Happy T(w)ogether, Thank You Very Much
In the category of inflammatory headlines posed as a question here’s one from a self-described “journalist, mother, thinker” that begs a response: Are Childless Couples Headed Toward Divorce?
The short answer from my field research is an emphatic: Hell No!
The link to the provocative Huffington Post blog headline first came from a longtime pen pal who wrote me with this observation:
“[this] absurd article rambles and makes no particular point. Is it saying that more non-childed couples divorce than childed couples do BECAUSE they are childless or because, if they realize things aren’t working they don’t have to stay together ‘for the children’? Is it saying that childed couples are happier (or not) than unchilded couples? Is it saying that couples who ‘wait too long’ to have children tend to divorce because of infertility struggles?”
Next in my inbox was this assessment from Christina:
“I think this is just another Mom pumping up her world view again. I know so many people who got married just to have a baby, suffered terrible marriages — some divorced, some are still together in misery. I think it makes them feel better to imagine that childless couples are worse off, but we’re not. If you have to convince yourself that your lifestyle is the way to go, and have nothing better to do than broadcast social theories to this affect, ‘Methinks the lady doth protest too much.’ “
Those who have followed my story will know that my husband and I fit into the group of couples who pursued parenthood early and often with dogged determination (in other words, we are not — to use the term in this piece — “postponers”). We instead are part of the large and often silent population of couples who, despite not being “too old” and following repeated fertility treatment, found out that biology and science don’t always lead to successful pregnancy and delivery.
Did our infertility experience test our marriage? Damn right it did, but it also made our relationship stronger, not unlike this quote: “the strongest steel is forged by the fires of hell.”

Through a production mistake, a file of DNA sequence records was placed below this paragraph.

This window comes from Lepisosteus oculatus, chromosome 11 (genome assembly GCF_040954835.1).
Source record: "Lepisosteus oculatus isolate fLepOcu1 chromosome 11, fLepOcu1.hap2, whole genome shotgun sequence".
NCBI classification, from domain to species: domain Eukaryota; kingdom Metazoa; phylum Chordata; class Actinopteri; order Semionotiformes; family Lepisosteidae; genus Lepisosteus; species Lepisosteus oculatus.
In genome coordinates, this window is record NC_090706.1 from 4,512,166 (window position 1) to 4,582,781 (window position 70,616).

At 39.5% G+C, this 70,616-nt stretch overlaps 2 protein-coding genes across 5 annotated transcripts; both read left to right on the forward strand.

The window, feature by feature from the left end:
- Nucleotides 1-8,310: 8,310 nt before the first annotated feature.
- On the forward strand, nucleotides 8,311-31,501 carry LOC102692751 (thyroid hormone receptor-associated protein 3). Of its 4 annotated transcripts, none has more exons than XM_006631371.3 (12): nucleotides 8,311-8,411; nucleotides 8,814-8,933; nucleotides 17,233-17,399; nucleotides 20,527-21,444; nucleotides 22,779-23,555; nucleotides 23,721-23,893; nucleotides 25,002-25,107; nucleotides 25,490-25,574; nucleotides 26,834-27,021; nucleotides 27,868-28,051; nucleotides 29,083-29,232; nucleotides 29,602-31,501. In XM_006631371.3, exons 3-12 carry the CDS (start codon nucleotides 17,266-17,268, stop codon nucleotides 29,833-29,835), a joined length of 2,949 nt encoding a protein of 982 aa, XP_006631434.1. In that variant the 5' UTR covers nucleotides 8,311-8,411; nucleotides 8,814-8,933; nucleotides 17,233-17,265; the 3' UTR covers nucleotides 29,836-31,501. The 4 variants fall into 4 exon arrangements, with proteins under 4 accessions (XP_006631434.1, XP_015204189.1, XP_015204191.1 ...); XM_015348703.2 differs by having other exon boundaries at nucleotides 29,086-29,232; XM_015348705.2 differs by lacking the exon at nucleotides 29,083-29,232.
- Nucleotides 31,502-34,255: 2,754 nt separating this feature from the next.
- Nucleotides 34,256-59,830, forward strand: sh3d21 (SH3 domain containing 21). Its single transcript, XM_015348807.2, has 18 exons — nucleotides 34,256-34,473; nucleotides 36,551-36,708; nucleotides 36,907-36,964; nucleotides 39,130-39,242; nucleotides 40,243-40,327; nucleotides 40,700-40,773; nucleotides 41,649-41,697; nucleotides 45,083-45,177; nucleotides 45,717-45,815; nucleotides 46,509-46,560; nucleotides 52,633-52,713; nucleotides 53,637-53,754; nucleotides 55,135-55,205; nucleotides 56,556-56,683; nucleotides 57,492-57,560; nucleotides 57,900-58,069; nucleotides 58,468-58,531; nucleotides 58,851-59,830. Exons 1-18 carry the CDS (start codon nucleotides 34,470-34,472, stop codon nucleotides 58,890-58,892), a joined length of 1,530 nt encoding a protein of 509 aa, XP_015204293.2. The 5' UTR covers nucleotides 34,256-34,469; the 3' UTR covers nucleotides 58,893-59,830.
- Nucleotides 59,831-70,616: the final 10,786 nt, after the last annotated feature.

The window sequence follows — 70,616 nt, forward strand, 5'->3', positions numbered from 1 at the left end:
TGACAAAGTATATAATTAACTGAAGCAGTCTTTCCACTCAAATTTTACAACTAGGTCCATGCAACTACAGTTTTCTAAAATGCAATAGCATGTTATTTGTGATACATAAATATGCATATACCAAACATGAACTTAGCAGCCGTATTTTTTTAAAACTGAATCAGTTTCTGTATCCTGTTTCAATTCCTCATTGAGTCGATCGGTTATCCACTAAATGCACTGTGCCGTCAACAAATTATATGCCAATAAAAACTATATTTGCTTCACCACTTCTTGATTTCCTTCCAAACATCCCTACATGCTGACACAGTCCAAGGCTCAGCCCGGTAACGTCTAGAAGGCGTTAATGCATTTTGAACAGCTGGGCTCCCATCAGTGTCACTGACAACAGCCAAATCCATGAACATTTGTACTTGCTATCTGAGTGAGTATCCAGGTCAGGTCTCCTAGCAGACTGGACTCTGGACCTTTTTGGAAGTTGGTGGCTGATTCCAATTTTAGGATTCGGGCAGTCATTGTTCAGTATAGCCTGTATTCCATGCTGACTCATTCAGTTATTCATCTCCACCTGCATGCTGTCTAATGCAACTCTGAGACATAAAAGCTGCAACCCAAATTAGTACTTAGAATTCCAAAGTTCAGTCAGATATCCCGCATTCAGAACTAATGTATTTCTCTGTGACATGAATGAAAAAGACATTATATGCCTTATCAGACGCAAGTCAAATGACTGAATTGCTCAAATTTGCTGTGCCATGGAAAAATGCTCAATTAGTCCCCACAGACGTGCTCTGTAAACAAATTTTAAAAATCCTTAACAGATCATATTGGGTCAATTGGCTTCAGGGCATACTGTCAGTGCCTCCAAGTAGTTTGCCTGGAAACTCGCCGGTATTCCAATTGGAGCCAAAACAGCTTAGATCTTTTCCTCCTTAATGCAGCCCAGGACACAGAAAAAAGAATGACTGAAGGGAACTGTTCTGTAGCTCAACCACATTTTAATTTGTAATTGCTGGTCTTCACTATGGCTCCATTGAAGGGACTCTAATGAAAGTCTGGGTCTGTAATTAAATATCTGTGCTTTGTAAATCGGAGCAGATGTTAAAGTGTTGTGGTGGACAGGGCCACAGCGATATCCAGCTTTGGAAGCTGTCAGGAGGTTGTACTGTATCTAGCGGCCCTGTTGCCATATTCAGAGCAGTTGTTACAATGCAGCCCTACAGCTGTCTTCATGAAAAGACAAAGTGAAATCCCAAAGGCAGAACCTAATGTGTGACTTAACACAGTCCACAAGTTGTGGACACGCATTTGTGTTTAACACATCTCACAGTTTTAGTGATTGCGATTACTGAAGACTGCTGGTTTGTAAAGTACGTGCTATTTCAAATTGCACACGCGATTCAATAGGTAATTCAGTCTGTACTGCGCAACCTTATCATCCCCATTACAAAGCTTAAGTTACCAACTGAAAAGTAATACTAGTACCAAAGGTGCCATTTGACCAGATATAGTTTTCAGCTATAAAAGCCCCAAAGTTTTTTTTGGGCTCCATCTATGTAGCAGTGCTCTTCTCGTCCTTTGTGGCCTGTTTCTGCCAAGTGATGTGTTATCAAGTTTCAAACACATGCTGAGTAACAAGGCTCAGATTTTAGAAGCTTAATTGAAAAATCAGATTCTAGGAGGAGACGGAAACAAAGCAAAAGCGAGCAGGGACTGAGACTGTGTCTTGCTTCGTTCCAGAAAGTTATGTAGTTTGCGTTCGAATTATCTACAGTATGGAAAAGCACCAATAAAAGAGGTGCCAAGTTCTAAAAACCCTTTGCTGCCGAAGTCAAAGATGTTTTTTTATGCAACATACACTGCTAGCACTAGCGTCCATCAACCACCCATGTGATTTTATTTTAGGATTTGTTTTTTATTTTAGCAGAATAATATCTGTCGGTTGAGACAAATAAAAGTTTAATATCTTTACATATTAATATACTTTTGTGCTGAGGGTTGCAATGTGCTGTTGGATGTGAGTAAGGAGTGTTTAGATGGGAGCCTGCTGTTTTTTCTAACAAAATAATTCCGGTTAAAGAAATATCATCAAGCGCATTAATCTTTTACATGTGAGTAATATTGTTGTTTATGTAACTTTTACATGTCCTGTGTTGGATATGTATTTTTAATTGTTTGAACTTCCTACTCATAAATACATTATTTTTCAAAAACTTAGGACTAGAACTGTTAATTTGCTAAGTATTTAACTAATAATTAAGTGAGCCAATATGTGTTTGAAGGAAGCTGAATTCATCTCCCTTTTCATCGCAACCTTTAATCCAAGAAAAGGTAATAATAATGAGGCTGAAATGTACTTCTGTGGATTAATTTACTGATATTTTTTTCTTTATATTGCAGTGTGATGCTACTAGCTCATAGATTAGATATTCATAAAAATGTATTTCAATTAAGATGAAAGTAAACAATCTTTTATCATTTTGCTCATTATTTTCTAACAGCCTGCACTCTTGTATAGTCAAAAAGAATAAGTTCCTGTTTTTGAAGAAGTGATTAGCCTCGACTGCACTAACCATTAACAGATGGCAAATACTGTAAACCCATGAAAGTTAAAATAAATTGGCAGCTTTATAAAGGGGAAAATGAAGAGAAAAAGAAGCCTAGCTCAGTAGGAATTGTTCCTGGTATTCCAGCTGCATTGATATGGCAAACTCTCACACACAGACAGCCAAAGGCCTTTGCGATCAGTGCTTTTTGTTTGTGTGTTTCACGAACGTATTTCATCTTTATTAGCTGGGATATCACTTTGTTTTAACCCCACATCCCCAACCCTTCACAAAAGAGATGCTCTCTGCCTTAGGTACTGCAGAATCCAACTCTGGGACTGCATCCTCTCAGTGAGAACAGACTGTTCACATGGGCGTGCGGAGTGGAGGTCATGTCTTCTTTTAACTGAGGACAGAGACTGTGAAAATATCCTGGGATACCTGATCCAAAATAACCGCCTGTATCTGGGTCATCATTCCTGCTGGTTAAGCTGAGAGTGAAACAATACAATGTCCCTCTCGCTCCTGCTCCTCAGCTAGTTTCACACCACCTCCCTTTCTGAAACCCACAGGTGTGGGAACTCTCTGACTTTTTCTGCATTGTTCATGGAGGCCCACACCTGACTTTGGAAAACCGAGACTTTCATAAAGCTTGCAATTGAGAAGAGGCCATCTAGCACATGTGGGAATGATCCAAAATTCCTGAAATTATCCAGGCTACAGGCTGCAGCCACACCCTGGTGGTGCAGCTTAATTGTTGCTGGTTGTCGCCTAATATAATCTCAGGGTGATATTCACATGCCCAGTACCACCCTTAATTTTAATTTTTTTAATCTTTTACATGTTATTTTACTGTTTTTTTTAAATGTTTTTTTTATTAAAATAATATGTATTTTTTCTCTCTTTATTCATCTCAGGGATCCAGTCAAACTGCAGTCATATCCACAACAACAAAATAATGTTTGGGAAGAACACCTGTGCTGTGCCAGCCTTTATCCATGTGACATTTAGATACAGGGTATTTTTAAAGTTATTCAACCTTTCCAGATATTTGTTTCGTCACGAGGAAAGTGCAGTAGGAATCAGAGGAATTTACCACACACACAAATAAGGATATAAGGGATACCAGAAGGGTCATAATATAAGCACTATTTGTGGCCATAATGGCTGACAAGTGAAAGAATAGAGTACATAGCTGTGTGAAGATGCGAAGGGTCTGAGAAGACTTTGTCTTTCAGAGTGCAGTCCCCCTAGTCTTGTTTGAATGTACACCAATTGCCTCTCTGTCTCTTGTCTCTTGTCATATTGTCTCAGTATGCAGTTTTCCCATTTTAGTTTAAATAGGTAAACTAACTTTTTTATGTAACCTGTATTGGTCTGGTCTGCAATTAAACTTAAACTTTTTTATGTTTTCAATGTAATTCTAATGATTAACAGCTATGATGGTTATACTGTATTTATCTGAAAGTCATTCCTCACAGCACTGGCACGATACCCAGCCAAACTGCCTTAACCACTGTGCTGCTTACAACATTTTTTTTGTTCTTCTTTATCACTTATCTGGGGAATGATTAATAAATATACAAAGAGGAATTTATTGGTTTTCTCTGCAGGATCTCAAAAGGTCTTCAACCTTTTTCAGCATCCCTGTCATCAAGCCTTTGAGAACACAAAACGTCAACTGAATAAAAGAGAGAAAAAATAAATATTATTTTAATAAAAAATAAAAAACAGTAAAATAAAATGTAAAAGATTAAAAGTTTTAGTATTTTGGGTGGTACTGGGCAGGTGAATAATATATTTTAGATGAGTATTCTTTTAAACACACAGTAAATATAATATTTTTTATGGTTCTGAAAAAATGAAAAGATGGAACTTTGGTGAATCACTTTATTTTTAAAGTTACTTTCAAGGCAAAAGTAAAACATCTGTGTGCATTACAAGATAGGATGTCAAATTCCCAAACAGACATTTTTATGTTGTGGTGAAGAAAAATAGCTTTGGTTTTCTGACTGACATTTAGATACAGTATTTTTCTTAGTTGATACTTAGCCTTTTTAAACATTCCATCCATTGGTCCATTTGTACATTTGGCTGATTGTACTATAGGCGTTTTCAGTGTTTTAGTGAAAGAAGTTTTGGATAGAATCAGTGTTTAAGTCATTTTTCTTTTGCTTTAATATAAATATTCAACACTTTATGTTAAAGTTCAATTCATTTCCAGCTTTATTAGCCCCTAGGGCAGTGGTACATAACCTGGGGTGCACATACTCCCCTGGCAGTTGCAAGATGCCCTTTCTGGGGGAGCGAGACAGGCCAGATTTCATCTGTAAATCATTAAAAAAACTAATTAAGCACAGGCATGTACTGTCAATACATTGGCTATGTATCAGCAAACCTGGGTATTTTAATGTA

Readers of the HuffPo piece would never arrive at the conclusion that couples who have weathered infertility — and don’t go on to parent — could have happy, fulfilled marriages. Rather the takeaway from this piece is that the majority of couples who face infertility trials part ways as a matter of course. Infertility + Marriage = Divorce.
Are there some marriages that falter in the wake of infertility? Yes, but it is not the sole reason why the relationship ended. To the contrary, I’ve seen couples who were unhappy before becoming parents have children as a way to glue together a relationship that was doomed to failure. In the end, they divorced despite having children together.
My experience tells me that life after infertility treatment purgatory can result in a deeper devotion. And I’m far from alone. The past few years, online and in person, I’ve come to know hundreds of loving couples around the world who are not raising children — and through thick and thin they are happy!
The past two weeks, in particular, traveling thousands of miles across three countries offered still more firsthand evidence that couples without children share a deep connection with each other. The common denominator of the couples joining my husband and me — hailing from the pragmatic metropolis of Stuttgart, Germany, the a medieval town in Slovenia — was a happy relationship marked by playfulness, romance and commitment.
Too often childless couples are held up as deficient, and this HuffPo piece only serves to reinforce that stereotype. There are many couples who elect early and decisively not to have children. But for those who experience infertility, society’s prejudice — that parenting is absolutely essential to be happy and for self-actualization — does nothing to ease the transition from attempting to have children to moving forward in life as a family of two.
A research paper, “Does Having Children Create Happiness?,” highlights several studies that reinforce the prejudice and stigma associated with childlessness:
“Couples without children have been looked down upon by their counterparts for
years. Childless couples are often seen as unfortunate and unhappy. Ali, L. 2008”
Less publicized, however, is the conclusion of the author’s paper:
“Children do not increase life satisfaction for their parents, and in fact serve to hamper parental happiness. While the positive implications regarding having children hold true, there exist positive implications for those who remain childless as well.”
Unlike in some relationships where the focus is squarely on the children — to the exclusion of all else — we families of two can focus on our mutual needs and be happy.